Reference Letters

This is sort of a continuation of my post on Monday about my scholarship renewal process.

Part of the scholarship renewal, my supervisor needs to write a referece letter that pretty much highlights the same things I talk about in my progress report. However, he has the leeway (and space) to also point out other work I’ve been doing that is not specifically research related (like being a co-chair on a student committee or running a student track at a conference). All stuff that should work in my favor, but there’s no where in the renewal documents for me to talk about them.

This time, my supervisor has actually shown me the letter he is writing.  I’ve never seen one of them before (which is usually how it goes). And so it was interesting to see what he wrote. Most of it’s pretty straight forward – pretty much a list of what I’ve done over the past year – but it finishes with some very nice compliments about my research abilities. Which made me feel really good, and I smiled for a long time afterwards.

My supervisor is not one to heap praise on people. Nor is he one to put them down in front of others. (If he says something negative towards you in front of others, you know that you need to fix what you’re doing.) So seeing this letter was one of the first times I’ve really seen how he views me. I know that he’s not upset with my research or progress, and occasionally from comments I’m pretty sure he’s happy with my work and results. But the letter was a nice confirmation that things are going well.

I, thankfully, have yet to been ask to write a reference letter for someone. But I suppose it could happen in the future, as I have supervised a high school student last summer, and have another starting next week. At least now, I’ve seen a letter to give me an idea about how to write one. I’ve also had a few tips from people – but that’s another post.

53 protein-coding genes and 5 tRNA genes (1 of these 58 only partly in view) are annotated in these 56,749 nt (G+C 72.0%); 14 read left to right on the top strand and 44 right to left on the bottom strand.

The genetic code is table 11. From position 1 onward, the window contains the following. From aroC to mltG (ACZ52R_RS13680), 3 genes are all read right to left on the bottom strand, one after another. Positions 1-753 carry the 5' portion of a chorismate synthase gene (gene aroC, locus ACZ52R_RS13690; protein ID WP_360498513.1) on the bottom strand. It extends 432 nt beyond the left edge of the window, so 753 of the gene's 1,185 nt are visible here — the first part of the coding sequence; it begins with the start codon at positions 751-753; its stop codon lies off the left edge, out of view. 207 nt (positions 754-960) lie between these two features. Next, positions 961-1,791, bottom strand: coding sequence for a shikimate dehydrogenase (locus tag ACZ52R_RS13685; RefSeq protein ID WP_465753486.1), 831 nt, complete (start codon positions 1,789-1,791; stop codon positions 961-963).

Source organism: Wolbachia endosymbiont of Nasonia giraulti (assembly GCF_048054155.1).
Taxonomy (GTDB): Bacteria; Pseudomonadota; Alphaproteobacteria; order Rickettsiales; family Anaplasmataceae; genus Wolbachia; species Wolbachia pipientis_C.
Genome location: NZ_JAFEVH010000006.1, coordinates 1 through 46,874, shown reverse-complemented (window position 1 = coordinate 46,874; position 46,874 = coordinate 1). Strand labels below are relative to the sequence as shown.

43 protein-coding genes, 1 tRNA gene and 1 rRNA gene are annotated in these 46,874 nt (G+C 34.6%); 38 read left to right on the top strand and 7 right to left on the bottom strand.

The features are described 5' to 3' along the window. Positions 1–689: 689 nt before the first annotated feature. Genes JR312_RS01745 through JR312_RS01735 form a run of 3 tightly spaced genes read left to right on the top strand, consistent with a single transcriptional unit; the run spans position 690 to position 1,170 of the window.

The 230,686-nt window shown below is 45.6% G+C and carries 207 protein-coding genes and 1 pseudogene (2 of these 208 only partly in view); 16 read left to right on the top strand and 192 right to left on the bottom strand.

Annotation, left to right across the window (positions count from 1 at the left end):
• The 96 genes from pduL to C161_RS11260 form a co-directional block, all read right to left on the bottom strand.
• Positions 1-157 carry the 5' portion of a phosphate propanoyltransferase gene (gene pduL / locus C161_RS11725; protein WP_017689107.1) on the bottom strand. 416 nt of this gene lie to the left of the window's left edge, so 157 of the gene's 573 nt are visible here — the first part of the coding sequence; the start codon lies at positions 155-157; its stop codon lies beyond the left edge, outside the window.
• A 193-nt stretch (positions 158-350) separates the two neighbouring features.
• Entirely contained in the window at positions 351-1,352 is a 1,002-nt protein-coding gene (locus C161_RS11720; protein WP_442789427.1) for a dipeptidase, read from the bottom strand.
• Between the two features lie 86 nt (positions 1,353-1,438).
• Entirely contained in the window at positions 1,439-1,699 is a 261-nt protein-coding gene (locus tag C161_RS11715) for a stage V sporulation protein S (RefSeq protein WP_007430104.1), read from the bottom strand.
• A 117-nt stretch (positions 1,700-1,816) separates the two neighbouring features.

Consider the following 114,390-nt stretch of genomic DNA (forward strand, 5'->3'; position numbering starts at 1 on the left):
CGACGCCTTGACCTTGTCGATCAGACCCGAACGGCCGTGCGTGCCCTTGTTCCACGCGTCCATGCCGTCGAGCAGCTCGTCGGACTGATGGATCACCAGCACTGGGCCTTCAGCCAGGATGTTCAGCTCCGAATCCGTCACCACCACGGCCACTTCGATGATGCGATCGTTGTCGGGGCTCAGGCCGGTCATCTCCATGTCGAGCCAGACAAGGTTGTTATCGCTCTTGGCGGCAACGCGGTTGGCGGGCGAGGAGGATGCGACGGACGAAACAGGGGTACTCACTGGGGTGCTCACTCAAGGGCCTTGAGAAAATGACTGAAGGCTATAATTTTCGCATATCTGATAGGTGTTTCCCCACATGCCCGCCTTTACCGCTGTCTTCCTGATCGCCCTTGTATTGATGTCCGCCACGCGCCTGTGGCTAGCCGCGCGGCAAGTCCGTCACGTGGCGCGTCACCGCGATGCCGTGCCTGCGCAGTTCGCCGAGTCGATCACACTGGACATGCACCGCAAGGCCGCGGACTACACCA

For now, knowing what my supervisor wrote makes me want to make sure that I continue to work hard and produce results so that his opinion doesn’t change or he feels let down.

Have you ever seen a reference letter from your supervisor? Or past professors/advisors/employers?


2 thoughts on “Reference Letters

  1. Typically, when I ask for a letter of recommendation, it’s done with the implied assumption that it will never pass over my eyes. For letters used to get me into graduate school (which are part of my student records), I’m technically entitled by law to see them, but I prefer to honor the expectation that it’s between my professor/advisor/whoever and the intended recipient.

    It sounds like you have a really awesome and forward-thinking supervisor. Writing recommendations is a less-publicized duty that we face whether in academia, industry, or government. It’s great that your supervisor decided to turn it into a teaching experience for you.

    • Generally when I need reference letters/letters of recommendation the instructions state that they should be placed in an enveloped and signed across the seal (making sure that it’s private). So this was my first experience seeing one.

      I’m not sure if I have the right to see what people wrote to get me into grad school, but I’ve never thought about checking before. Either way, I’ve no burning desire to see them, and they were written with the expectation that I wouldn’t see them (which is fine with me).

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